In 1958, the European Economic Community was formed as a customs union with a common external tariff. From then on, the Common Commercial Policy—also known as the European Union’s (EU) trade policy—served as the interface between the increasingly integrated common market and its external trade partners. Like the creation of the single market, contemporary trade policy has long transcended discussions about tariffs and quotas at the border and has focused increasingly on the impediments to trade caused by regulatory divergences. Whether they concern agricultural subsidies or cultural protections, rules on public procurement or food standards, insofar as a regulation discriminates against exporters, it can potentially be part of a trade negotiation. The evolving nature of trade policy has triggered a redefinition of both the scope of the EU’s exclusive competencies as well as the procedures to govern this policy domain. The central actor in EU trade policy is the European Commission, which is the designated negotiator for external trade agreements. Whereas member states always played a crucial role in overseeing such negotiations in the Council, the European Parliament has only taken up a position of power since 2009. Beyond securing market access abroad and protecting domestic sectors at home, post-material values have come to feature more prominently in the balancing act of contemporary trade discussions. This has galvanized a far wider range of societal actors to lobby the EU institutions in order to tilt the balance in their favor. Complicating matters even further, the EU conducts a large part of its foreign policy through the Common Commercial Policy. Contrary to most other instruments of the EU’s external action, trade policy is an exclusive competency of the EU. Fostering development, promoting stability, providing humanitarian aid, and the promotion and enforcement of human rights and sustainable development commitments are but a few of the many objectives pursued via trade policy. However, there are clear limitations to the fungibility of the EU’s large market power for foreign policy objectives. It should therefore be clear that the literature on the Common Commercial Policy is extremely diverse. Situated at the nexus of international political economy, regulatory governance, and foreign policy, it has become a well-studied policy domain through a great variety of theoretical and disciplinary lenses. The prominence of trade scholarship in EU studies is unlikely to change soon as developments at the international level, where the Western liberal order is under increasing pressure, but also domestically, where the contestation of several trade negotiations and the position of trade policy within the EU’s broader external action, are set to animate future debates.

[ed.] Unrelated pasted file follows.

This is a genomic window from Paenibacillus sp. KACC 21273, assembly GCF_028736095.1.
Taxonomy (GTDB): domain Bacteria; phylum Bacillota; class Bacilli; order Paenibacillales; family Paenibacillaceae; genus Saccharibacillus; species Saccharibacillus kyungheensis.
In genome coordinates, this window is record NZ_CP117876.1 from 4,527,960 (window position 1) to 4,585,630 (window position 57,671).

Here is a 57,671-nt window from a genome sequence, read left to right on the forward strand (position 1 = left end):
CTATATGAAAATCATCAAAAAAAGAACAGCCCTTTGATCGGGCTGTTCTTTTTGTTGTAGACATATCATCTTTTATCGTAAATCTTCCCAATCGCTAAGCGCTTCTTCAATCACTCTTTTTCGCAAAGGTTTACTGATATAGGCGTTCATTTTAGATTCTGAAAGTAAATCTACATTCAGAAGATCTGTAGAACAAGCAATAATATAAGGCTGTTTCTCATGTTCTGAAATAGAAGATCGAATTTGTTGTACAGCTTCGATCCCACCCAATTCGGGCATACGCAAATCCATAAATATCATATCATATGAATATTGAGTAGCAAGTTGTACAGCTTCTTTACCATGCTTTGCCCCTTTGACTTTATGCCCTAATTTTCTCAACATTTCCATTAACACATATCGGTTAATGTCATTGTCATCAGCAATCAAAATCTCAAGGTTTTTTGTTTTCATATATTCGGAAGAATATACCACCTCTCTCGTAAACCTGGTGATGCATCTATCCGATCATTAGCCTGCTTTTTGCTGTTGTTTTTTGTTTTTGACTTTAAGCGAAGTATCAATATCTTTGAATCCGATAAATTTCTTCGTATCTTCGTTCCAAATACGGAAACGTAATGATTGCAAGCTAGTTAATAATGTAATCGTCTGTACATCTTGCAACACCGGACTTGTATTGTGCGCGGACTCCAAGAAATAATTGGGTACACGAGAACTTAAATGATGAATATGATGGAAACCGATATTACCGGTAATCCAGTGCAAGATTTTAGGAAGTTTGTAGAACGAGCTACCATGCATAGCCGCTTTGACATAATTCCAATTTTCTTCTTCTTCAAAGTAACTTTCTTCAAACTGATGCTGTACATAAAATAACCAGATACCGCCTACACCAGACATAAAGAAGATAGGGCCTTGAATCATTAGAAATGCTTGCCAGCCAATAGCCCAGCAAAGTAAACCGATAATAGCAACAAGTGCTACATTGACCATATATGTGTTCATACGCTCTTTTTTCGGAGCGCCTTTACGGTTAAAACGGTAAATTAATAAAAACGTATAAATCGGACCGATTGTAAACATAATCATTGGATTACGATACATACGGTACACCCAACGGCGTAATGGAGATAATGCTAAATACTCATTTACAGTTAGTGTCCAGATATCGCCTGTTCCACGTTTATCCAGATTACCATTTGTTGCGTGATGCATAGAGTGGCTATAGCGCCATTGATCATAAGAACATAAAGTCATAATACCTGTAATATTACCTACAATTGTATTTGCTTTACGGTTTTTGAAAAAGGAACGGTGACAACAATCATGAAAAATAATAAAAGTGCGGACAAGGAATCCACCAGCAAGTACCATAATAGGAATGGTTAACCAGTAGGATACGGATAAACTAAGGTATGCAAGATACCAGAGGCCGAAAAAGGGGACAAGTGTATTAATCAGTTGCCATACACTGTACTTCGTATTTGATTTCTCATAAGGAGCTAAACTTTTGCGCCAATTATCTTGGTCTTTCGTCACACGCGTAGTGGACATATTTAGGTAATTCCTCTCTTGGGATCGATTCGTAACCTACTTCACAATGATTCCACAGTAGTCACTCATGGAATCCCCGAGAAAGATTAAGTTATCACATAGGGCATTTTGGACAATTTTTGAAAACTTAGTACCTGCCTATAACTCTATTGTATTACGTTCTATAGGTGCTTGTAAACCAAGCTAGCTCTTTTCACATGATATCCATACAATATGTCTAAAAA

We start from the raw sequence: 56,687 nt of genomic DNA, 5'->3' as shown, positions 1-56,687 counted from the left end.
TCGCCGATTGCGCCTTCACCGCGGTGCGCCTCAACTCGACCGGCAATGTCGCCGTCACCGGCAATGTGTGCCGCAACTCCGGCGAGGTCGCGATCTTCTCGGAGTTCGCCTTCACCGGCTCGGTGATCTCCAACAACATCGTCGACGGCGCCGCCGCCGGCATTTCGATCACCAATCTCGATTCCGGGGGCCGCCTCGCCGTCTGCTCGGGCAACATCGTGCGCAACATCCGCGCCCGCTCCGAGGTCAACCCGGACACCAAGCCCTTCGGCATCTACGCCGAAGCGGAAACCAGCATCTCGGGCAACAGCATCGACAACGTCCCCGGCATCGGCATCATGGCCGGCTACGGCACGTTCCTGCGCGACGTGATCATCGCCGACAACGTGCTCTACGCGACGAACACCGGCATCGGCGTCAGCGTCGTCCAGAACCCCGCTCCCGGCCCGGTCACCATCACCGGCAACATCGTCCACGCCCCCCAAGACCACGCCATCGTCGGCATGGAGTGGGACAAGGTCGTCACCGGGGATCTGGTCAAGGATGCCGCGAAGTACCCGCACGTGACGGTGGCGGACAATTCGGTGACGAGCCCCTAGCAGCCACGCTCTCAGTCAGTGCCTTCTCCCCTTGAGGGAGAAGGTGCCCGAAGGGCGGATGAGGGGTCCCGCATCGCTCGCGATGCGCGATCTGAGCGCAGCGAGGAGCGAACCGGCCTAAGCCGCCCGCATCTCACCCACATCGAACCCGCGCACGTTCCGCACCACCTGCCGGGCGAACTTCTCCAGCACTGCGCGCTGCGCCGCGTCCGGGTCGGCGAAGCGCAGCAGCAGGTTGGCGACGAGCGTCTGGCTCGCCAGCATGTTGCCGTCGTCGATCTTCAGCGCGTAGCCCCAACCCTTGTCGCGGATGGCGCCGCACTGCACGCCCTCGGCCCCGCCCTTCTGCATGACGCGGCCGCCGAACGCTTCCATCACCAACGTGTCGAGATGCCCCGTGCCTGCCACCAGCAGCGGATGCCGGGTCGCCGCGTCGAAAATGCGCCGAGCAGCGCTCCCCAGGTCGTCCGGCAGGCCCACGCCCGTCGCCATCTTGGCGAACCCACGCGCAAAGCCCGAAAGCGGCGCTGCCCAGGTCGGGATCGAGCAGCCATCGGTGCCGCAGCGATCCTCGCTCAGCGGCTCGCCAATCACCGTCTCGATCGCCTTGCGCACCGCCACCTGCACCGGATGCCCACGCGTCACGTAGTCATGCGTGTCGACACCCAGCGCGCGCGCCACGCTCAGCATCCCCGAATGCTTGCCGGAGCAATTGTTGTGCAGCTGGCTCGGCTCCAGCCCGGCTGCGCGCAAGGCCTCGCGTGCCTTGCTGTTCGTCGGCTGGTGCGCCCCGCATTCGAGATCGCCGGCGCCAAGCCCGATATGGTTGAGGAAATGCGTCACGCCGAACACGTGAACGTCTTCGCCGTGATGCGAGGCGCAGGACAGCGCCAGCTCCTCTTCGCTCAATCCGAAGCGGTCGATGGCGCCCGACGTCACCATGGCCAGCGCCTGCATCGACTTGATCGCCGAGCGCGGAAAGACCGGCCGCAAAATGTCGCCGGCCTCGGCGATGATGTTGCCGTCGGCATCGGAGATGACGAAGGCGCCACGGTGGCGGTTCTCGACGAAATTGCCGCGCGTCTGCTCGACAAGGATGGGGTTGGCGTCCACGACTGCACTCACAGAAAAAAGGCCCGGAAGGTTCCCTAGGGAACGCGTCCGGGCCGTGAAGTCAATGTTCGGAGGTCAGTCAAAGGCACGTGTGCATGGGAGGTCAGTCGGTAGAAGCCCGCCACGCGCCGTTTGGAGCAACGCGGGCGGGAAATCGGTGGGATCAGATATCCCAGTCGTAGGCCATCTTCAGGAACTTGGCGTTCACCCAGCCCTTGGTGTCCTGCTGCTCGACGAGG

Article